Arrival (Denis Villeneuve, 2016)
“Arrival” follows in the footsteps of last year’s “The Martian” and 2013’s “Gravity” of a genre film that is also a serious awards contender, and Denis Villeneuve hopes to capitalize on that trend. “Arrival” comes off the heels of his well received, but relatively unsuccessful at grabbing any awards 2015 film “Sicario”. Moving to a more awards friendly November release date and recruiting perennial Oscar contender Amy Adams may have been the extra bump that he needed to push his chances over the top.
“Arrival” focuses on just that, the arrival to Earth of alien life in the form of giant pod-shaped vessels. Amy Adams plays Dr. Louise Banks, one of the foremost linguists in the United States who is enrolled by the government to help interpret the language of the aliens. She’s joined by physicist Ian Donnelly, Jeremy Renner, in her attempt to communicate and learn from seven legged aliens dubbed heptapods. They spend weeks working under Colonel Weber, Forest Whitaker, while other countries do so in parallel with their respective invasions.
Like most successful science fiction, “Arrival” allows its focus to wander beyond just the plot proper. The film also dives into the pollical chaos caused by the arrival as different countries attempt to communicate with their respective pods. Each balances the rulers’ unique temperament eventually leading into the inevitable brink of war as communications between nations break down. Juxtaposed between both the face to face dealings with the heptapods and the political upheaval are Louise’s own demons. She’s haunted by tragedy involving her daughter, and the stress of her mission greatly exasperates these feelings. When she can manage to sleep, she dreams in a mix of those memories and the heptapods showing how deeply the job has permeated her psyche.
As always, Adams delivers a stunning performance. She asserts herself as both a strong dedicated expert in her field while still maintaining a level of humanity as she wears down from over work and struggles with her own personal problems. The film is clearly her meant to be her vehicle as Jeremy Renner and Forest Whitaker’s characters serve very little purpose outside that of catalyst for Adams. This fact does highlight a weakness of the film; in the second half of the film, Ian’s character changes significantly. He becomes more socially aware and develops a strong connection to Banks, without any insight into how it happened. It just seems like the writers decided and Dr. Banks needed someone to lean on to continue her arc so they decided it was time for Ian to suddenly be able to provide that.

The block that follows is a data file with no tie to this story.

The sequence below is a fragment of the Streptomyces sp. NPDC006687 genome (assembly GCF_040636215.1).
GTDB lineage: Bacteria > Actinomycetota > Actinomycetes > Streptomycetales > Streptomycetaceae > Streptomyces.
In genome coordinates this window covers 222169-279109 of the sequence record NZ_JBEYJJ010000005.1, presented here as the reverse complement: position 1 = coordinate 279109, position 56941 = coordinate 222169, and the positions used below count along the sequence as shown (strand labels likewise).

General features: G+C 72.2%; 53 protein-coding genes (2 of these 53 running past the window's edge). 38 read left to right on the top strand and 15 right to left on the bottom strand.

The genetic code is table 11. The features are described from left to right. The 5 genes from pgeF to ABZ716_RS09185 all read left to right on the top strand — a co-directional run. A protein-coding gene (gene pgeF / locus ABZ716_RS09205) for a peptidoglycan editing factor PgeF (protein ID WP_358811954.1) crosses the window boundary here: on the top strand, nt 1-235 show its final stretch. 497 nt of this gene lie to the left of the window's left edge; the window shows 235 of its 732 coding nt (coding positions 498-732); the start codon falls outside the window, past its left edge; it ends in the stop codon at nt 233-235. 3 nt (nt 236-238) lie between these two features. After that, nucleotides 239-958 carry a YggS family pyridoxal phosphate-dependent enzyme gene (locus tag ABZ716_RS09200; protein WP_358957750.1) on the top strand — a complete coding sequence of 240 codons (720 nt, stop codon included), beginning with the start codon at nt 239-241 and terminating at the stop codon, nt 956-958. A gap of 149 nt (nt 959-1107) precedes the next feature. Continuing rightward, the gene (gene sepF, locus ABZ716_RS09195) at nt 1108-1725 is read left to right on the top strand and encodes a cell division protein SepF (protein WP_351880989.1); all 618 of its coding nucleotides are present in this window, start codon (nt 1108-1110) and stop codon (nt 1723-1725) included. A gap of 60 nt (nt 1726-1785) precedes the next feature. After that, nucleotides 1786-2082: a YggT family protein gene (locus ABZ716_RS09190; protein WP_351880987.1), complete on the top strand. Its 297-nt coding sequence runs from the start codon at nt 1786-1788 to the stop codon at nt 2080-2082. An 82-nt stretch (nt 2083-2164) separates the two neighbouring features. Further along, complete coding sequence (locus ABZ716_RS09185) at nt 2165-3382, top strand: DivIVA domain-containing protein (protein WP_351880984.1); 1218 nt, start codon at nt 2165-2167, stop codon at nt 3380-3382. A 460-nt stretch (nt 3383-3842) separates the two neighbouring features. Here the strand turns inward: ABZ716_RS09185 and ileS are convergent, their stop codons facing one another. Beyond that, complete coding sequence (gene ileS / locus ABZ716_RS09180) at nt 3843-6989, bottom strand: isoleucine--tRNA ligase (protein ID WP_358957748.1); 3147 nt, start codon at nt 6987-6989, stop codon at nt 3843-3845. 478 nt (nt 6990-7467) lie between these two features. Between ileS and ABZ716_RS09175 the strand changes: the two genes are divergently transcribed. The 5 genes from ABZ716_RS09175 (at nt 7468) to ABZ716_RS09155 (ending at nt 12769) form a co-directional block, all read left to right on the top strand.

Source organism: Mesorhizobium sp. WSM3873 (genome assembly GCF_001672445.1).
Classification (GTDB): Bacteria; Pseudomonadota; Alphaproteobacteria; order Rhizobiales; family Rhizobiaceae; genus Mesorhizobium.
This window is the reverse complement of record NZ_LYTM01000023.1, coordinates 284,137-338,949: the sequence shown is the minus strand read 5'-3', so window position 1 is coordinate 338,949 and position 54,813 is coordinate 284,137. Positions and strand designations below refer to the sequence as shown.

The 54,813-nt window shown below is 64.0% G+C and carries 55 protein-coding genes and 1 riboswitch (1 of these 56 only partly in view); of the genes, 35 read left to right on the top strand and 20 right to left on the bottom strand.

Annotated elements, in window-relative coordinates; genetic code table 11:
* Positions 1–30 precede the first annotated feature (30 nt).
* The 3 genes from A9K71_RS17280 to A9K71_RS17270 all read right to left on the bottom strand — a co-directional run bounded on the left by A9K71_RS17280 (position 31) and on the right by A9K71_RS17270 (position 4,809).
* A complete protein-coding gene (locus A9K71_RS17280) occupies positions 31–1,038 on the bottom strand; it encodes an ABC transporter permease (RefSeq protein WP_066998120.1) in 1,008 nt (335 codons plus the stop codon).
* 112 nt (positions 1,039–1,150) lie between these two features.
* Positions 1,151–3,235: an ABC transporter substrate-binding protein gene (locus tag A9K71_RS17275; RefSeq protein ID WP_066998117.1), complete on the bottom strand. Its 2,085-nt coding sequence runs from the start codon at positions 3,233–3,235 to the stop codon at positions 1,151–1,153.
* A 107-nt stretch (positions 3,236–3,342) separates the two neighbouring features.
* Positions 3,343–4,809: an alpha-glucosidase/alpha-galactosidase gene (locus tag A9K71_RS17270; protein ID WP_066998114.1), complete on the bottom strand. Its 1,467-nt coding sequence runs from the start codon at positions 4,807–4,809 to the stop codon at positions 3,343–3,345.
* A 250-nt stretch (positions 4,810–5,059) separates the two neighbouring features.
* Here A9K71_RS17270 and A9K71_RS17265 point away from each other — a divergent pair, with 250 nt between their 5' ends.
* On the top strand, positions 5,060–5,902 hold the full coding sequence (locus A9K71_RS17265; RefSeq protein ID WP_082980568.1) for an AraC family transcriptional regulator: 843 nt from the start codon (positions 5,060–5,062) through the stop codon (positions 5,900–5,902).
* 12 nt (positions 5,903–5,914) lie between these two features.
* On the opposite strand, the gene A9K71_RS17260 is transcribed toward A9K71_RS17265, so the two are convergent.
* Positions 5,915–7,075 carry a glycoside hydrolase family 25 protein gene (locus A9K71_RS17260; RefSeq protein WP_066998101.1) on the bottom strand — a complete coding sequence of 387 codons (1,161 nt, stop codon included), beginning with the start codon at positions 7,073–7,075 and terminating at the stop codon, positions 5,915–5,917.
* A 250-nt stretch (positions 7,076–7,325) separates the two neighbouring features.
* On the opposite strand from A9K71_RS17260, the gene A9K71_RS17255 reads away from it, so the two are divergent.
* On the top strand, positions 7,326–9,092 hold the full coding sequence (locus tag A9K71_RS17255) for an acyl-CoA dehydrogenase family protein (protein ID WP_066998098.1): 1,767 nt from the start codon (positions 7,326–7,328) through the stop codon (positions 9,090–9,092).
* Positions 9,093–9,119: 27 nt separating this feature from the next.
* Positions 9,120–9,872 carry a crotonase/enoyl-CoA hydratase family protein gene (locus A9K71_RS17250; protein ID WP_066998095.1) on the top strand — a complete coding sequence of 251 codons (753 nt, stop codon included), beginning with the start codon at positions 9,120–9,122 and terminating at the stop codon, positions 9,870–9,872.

And this leads to my one real gripe with the film. Despite Adams being a brilliant mind and effective savior of humanity, I have significant reservations towards the film from a feminist standpoint. Dr. Louise Banks is a brilliant mind with a rewarding career and significant accolades, and yet she’s portrayed as incomplete until her maternal needs can be fulfilled. I understand that the maternal instinct is a valid motivation for many people, but portraying one of the few women in the operation as having this apparent weakness feels reductive. Even more egregious than the overwhelming maternal motivation, is the completely out of nowhere romantic attraction between Louise and Ian. These two urges combine to dampen the powerful impact Louise Banks could have as a strong woman as she reverts to traditional female rolls.
“Arrival” boasts a strong cinematic foundation with beautiful CG and cinematography creating an immersive world. An innovative story and impressive lead performance by Amy Adams bolster the film to one of the best of the year. A weak feminist story is disappointing, but does not detract much from the overall enjoyment of the mil.